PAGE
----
“It’s probably right under our noses. What do you think, Jack?”
And in the other room, Mary Maloney began to laugh.
Rarely does an ending so effectively exceed the promise of its premise. Some critics would have us think of such credible, logical, enjoyable endings as “cheap.” But the truth is that it is easier to think up a story that starts on a compelling note than one that ends on one. (Think now of how frequently you find yourself saying something started well, only for it to “peter out.”) Whether one is writing a story, an essay, or a poem, painting a painting or deliberating the termination of a relationship, endings are hard because they are beset by two nontrivial problems: when and how. For example, when Charles Lamb wrote his hilarious “Dissertation Upon Roast Pig,” did he know how or when he would end it? No matter how loose the outline, we are often thankful that our novelists and screenwriters have not solely proceeded by the seat of their pants. Yet the essay remains of so much interest to those who write and read them precisely because of this unfixed fluidity.
Lamb’s “Dissertation” begins with ancient history, hearkening back to a more primal era in which we ate our meat raw. Absolving himself of any real authority on the subject, pointing instead to “a Chinese manuscript, which [his] friend M. was obliging enough to read and explain to [him],” Lamb proceeds to rattle off a short farce about a Chinese swineherd whose son, having accidentally set fire to the farm, discovers that he is unable to control his cravings for the deliciously charred corpses of his father’s hogs.
Most readers who have encountered the essay remember it for this delightfully offbeat opening. If you had to say what makes it so lovely, you might point out how Lamb taps into something fundamental, something that most of us miss: that rich curiosity we experience during childhood. The question of how and when our species decided to devour our meat cooked instead of raw—right up there with the question of how we arrived at the resolution to chew on chunks of fermented milk—is a question of the type that lots of kids ask. Unfortunately for most of us, the older we get, the more we learn, the more we seem to feel we know enough—enough, at least, to get by. Even then, what we miss is not precisely the acquisition of new information. What we miss is the fun of asking questions.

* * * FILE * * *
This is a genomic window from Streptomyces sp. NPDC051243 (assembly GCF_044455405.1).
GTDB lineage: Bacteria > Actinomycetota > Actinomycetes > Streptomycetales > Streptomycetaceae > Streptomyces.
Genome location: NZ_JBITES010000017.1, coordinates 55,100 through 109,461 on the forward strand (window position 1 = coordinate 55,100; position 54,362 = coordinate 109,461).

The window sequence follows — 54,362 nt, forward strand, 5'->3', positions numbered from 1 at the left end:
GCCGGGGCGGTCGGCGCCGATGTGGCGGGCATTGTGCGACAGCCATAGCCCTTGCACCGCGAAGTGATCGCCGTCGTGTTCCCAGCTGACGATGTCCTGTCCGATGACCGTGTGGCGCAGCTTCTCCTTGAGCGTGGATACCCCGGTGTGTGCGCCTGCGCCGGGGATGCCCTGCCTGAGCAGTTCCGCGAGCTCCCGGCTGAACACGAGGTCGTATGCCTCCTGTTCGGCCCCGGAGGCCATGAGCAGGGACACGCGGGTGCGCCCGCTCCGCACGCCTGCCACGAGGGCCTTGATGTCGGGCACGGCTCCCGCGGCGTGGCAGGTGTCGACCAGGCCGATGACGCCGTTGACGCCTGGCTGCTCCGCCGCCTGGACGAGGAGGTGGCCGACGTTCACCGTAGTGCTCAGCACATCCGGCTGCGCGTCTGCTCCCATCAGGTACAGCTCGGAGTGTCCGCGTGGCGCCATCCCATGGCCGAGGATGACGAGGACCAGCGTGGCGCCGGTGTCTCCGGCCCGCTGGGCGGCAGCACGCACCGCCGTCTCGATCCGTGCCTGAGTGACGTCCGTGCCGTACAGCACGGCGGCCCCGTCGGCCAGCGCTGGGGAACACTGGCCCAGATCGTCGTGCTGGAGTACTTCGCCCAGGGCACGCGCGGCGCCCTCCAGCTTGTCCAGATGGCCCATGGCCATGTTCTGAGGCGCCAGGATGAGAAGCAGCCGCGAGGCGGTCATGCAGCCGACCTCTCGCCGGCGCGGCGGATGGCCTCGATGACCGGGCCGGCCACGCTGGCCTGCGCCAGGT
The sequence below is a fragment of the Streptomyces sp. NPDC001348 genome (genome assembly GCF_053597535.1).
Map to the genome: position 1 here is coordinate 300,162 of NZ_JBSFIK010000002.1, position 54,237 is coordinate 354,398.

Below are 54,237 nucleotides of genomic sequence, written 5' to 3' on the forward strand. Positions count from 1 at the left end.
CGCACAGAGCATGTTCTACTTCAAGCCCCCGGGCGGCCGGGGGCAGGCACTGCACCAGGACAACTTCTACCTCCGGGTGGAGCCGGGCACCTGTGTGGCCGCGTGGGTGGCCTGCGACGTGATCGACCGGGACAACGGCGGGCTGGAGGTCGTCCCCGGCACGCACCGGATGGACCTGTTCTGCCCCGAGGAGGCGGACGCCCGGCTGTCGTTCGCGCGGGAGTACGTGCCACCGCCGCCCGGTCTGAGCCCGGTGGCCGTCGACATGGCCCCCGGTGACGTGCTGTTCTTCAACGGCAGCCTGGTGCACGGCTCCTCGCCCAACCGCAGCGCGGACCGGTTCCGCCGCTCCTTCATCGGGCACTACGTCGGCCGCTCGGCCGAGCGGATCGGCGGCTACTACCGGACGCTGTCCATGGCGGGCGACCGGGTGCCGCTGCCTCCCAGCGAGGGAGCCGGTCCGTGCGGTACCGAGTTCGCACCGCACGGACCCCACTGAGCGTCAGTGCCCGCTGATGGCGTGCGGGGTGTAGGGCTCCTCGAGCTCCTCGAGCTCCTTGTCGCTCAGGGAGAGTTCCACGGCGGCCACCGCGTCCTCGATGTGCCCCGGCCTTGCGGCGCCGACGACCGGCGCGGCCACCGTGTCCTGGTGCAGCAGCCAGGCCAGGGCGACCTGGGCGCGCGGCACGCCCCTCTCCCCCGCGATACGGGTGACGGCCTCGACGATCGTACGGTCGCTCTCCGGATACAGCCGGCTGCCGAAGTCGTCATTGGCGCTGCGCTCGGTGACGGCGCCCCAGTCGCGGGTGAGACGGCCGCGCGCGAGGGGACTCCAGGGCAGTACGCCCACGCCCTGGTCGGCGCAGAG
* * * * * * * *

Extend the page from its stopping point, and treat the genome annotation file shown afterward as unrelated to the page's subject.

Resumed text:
No one reads much Lamb anymore, anyway. But neither does anyone read much of William Hazlitt, his contemporary. If I were to predict a literary revival for one or the other essayist, my heart would say Lamb. My brain would say Hazlitt, whose calling card was the acerbic, the cynical, not the whimsical or childlike.
Here is how Lamb ends his essay. Well, almost. I like the second-to-last paragraph more than the last.
I remember an hypothesis, argued upon by the young students, when I was at St. Omer’s, and maintained with much learning and pleasantry on both sides, “Whether, supposing that the flavor of a pig who obtained his death by whipping (per flagellationem extremam) superadded a pleasure upon the palate of a man more intense than any possible suffering we can conceive in the animal, is man justified in using that method of putting the animal to death?” I forget the decision.
If I were Lamb, that is how and that is when I would end my dissertation. I am not, of course, so I can’t. But I can dream of electric sheep. They will be on supermarket shelves once the USDA gives the OK.